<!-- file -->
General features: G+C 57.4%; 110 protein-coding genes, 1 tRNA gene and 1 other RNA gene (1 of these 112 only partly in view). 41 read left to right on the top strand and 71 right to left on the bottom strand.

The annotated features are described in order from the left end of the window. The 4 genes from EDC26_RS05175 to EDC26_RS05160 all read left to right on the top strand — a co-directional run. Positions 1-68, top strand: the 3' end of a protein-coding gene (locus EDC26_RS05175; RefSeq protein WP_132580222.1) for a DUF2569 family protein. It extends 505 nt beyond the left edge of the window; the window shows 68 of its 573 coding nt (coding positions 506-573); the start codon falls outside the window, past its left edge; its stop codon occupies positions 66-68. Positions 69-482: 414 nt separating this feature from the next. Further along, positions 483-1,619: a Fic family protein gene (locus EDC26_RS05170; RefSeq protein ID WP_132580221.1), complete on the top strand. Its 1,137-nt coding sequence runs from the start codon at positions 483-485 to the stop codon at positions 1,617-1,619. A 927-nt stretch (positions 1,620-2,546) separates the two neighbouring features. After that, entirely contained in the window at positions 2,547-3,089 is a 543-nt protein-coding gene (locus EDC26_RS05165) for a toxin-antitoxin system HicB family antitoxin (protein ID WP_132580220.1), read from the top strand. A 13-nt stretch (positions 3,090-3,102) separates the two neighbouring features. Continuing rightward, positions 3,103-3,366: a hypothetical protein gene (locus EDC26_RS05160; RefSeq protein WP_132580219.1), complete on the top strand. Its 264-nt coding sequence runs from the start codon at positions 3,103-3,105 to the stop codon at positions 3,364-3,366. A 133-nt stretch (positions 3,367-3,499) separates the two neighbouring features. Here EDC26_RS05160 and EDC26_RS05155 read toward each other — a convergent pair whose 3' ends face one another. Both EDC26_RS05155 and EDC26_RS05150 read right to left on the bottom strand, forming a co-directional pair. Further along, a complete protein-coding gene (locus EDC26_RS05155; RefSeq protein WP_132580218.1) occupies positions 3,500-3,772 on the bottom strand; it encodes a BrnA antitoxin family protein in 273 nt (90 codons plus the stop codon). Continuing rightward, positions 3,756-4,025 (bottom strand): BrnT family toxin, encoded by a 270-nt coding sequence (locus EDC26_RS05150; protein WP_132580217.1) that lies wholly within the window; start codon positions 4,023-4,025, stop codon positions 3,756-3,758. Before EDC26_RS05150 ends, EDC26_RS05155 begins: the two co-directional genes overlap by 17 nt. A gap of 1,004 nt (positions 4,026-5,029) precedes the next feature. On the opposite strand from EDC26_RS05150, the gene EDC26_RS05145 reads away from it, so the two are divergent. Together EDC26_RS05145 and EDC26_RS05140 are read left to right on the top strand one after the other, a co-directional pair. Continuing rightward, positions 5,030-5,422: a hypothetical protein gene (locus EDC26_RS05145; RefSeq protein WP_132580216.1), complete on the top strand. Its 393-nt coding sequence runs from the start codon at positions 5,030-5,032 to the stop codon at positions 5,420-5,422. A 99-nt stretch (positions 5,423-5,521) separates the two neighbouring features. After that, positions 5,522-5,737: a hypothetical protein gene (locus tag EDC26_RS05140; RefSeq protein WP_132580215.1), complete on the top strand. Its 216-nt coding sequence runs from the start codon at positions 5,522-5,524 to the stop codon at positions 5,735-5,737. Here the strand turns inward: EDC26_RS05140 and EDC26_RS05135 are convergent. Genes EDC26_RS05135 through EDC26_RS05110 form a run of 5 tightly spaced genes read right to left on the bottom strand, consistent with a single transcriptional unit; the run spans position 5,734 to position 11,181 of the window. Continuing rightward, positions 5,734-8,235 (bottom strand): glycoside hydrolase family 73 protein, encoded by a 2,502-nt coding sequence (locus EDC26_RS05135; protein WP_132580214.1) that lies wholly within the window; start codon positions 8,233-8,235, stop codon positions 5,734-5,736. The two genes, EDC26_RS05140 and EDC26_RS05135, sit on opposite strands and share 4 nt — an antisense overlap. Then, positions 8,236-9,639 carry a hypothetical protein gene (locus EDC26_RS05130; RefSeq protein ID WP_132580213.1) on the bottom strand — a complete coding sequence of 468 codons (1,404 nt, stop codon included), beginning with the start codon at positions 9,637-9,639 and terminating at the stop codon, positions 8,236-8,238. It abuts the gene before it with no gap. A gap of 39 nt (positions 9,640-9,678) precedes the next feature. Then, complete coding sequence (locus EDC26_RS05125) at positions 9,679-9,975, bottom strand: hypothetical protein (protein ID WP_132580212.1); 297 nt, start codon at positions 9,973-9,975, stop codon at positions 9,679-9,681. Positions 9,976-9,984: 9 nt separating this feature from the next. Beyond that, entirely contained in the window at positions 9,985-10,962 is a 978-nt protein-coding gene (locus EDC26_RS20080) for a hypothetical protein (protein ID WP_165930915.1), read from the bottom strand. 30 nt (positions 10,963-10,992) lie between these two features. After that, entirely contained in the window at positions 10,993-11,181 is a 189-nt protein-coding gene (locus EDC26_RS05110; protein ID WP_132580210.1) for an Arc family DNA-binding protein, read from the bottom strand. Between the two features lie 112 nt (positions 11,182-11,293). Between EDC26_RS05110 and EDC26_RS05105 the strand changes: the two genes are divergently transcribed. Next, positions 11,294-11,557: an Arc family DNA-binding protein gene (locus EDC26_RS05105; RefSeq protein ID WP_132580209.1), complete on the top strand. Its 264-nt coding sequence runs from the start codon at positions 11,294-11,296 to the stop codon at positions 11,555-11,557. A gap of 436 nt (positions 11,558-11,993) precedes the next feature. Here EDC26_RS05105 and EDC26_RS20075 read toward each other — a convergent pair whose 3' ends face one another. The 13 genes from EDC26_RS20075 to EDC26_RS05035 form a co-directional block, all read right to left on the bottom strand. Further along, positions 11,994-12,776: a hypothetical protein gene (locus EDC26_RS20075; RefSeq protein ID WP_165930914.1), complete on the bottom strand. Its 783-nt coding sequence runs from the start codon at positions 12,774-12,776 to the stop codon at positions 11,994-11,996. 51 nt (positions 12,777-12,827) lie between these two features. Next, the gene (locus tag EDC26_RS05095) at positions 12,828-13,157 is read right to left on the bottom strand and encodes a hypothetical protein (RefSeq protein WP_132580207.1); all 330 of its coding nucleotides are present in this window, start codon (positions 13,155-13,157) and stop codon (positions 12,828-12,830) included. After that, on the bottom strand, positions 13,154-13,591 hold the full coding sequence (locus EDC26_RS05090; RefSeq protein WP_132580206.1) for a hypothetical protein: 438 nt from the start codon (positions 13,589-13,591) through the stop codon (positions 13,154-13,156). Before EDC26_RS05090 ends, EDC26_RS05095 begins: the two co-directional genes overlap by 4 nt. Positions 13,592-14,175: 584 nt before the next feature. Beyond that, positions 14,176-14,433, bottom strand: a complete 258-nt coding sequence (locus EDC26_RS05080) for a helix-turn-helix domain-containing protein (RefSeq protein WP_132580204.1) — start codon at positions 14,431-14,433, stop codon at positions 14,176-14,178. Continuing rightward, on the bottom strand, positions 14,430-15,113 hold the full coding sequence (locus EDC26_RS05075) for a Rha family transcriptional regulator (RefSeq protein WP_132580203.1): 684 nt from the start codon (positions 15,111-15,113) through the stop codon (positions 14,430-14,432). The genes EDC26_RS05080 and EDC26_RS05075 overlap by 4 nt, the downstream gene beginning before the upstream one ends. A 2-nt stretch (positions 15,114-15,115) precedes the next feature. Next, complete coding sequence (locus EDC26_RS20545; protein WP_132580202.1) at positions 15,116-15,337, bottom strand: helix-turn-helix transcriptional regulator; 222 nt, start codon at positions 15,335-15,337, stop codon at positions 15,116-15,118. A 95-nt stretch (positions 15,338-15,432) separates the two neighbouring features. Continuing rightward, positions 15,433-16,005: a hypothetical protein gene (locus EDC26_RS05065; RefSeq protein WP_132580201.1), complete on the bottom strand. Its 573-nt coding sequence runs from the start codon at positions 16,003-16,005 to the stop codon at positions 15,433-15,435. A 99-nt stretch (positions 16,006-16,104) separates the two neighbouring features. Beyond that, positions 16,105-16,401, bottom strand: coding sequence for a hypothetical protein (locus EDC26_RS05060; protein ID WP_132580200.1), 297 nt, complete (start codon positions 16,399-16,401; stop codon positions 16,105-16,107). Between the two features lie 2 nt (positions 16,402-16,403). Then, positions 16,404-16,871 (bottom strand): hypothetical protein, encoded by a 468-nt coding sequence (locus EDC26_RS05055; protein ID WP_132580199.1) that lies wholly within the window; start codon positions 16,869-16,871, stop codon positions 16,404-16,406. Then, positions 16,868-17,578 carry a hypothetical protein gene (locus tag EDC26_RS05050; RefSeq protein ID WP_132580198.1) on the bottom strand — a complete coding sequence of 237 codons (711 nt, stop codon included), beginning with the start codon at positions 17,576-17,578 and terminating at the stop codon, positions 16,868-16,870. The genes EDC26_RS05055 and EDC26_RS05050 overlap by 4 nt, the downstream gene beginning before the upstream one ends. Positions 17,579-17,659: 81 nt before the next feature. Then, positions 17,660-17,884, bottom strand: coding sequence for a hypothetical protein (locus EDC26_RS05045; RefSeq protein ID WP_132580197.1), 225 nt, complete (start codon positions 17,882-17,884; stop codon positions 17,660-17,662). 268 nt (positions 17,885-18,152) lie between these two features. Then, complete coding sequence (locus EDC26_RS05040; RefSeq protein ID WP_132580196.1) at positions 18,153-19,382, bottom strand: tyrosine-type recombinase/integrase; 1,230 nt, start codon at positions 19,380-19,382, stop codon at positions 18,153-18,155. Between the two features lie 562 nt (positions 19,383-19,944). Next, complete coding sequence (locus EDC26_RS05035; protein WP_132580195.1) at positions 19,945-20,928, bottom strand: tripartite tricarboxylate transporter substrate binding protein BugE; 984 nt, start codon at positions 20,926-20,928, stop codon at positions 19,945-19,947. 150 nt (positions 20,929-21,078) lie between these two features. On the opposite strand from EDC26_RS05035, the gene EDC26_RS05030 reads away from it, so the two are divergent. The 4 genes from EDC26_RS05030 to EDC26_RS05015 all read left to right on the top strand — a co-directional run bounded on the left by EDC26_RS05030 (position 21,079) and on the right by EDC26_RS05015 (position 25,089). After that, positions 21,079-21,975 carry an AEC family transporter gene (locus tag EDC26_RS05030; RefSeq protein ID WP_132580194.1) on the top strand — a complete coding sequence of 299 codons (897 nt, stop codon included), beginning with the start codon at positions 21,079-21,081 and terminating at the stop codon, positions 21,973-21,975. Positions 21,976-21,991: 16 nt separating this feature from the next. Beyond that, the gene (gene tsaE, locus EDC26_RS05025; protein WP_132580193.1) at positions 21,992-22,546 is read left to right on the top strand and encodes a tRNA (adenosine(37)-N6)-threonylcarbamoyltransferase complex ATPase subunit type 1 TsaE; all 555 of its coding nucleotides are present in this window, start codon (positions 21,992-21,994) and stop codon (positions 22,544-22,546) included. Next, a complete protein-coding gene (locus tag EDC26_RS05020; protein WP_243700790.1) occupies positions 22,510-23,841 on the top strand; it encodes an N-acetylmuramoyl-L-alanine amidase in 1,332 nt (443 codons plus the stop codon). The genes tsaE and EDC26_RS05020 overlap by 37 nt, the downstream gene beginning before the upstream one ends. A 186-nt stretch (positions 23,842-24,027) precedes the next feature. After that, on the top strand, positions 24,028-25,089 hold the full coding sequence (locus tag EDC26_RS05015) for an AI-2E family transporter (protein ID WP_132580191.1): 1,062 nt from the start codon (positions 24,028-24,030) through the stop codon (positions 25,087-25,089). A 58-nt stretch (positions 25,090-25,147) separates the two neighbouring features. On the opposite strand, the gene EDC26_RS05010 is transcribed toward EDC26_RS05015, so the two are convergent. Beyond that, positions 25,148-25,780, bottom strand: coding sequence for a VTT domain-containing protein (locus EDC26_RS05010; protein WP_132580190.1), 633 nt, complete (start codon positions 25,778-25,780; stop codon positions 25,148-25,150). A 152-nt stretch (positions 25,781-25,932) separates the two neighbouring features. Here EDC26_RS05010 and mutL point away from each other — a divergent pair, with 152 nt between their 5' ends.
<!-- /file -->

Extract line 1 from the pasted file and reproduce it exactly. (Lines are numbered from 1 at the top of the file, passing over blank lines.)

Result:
General features: G+C 57.4%; 110 protein-coding genes, 1 tRNA gene and 1 other RNA gene (1 of these 112 only partly in view). 41 read left to right on the top strand and 71 right to left on the bottom strand.